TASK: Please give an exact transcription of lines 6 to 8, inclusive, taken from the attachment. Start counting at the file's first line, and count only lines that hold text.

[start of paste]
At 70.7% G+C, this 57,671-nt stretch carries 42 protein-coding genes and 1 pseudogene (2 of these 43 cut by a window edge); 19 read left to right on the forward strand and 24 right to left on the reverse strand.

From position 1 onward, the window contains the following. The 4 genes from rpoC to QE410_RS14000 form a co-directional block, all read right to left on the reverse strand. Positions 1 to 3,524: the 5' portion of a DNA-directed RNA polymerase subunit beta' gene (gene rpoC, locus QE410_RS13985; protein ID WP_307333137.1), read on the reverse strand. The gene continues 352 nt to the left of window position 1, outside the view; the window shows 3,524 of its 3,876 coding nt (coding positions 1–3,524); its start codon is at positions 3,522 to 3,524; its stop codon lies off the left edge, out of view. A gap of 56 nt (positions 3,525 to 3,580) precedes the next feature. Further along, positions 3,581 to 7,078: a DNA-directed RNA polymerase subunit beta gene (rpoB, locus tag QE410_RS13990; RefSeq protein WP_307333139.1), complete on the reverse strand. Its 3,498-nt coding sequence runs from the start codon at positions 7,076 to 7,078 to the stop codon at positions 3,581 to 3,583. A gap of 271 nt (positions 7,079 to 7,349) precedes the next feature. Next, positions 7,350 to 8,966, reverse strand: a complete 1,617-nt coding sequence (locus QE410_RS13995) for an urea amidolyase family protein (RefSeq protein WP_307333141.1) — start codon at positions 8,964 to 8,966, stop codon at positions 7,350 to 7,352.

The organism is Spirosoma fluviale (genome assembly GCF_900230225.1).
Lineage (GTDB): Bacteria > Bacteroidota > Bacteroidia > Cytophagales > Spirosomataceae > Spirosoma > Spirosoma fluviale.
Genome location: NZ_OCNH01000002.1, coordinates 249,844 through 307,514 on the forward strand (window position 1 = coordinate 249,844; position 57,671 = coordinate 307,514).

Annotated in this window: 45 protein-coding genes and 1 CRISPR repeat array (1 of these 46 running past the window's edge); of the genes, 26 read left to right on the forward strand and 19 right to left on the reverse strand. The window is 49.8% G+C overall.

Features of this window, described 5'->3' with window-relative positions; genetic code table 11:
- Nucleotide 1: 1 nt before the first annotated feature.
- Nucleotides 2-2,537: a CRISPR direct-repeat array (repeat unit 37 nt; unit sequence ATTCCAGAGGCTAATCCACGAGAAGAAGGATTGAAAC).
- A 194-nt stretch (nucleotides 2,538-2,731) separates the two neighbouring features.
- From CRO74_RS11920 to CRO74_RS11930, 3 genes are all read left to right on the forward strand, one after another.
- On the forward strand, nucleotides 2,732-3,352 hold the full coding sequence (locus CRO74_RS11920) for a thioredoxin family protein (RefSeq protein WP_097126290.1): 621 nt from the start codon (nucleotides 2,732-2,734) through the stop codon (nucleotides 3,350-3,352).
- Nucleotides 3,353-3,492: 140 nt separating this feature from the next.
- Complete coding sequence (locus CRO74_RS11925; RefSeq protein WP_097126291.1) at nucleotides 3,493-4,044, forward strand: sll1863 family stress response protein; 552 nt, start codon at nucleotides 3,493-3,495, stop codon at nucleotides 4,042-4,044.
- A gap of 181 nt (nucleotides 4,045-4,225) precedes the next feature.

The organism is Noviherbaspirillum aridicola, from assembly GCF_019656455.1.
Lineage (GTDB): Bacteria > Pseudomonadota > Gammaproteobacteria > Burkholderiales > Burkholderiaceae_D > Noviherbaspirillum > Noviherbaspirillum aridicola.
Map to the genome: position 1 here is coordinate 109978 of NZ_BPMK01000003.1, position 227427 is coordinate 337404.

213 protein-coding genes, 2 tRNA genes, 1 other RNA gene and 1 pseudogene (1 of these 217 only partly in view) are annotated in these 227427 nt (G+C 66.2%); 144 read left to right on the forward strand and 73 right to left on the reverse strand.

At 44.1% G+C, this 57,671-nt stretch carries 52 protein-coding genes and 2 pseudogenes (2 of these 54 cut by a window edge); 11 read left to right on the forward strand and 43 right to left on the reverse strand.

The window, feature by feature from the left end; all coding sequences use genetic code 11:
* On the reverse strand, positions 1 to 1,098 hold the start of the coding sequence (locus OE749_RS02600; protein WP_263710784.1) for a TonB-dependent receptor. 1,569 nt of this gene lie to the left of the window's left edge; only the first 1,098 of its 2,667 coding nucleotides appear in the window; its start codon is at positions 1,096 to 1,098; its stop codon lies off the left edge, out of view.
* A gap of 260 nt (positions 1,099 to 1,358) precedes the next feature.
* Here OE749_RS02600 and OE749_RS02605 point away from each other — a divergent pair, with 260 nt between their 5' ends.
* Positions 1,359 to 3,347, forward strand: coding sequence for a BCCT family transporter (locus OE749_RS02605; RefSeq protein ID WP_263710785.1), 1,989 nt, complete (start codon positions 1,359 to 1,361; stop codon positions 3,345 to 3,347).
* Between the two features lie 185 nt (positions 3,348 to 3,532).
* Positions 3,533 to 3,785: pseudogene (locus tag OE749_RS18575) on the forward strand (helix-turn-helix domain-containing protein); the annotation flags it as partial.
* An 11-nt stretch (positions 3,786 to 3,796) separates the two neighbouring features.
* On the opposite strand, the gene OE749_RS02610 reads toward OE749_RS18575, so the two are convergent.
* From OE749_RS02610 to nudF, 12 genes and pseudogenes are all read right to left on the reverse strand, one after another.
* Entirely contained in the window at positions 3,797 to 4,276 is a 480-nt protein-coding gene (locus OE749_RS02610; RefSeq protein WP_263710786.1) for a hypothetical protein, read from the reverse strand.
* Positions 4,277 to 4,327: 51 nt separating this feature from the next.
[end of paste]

Annotated in this window: 45 protein-coding genes and 1 CRISPR repeat array (1 of these 46 running past the window's edge); of the genes, 26 read left to right on the forward strand and 19 right to left on the reverse strand. The window is 49.8% G+C overall.

Features of this window, described 5'->3' with window-relative positions; genetic code table 11:
- Nucleotide 1: 1 nt before the first annotated feature.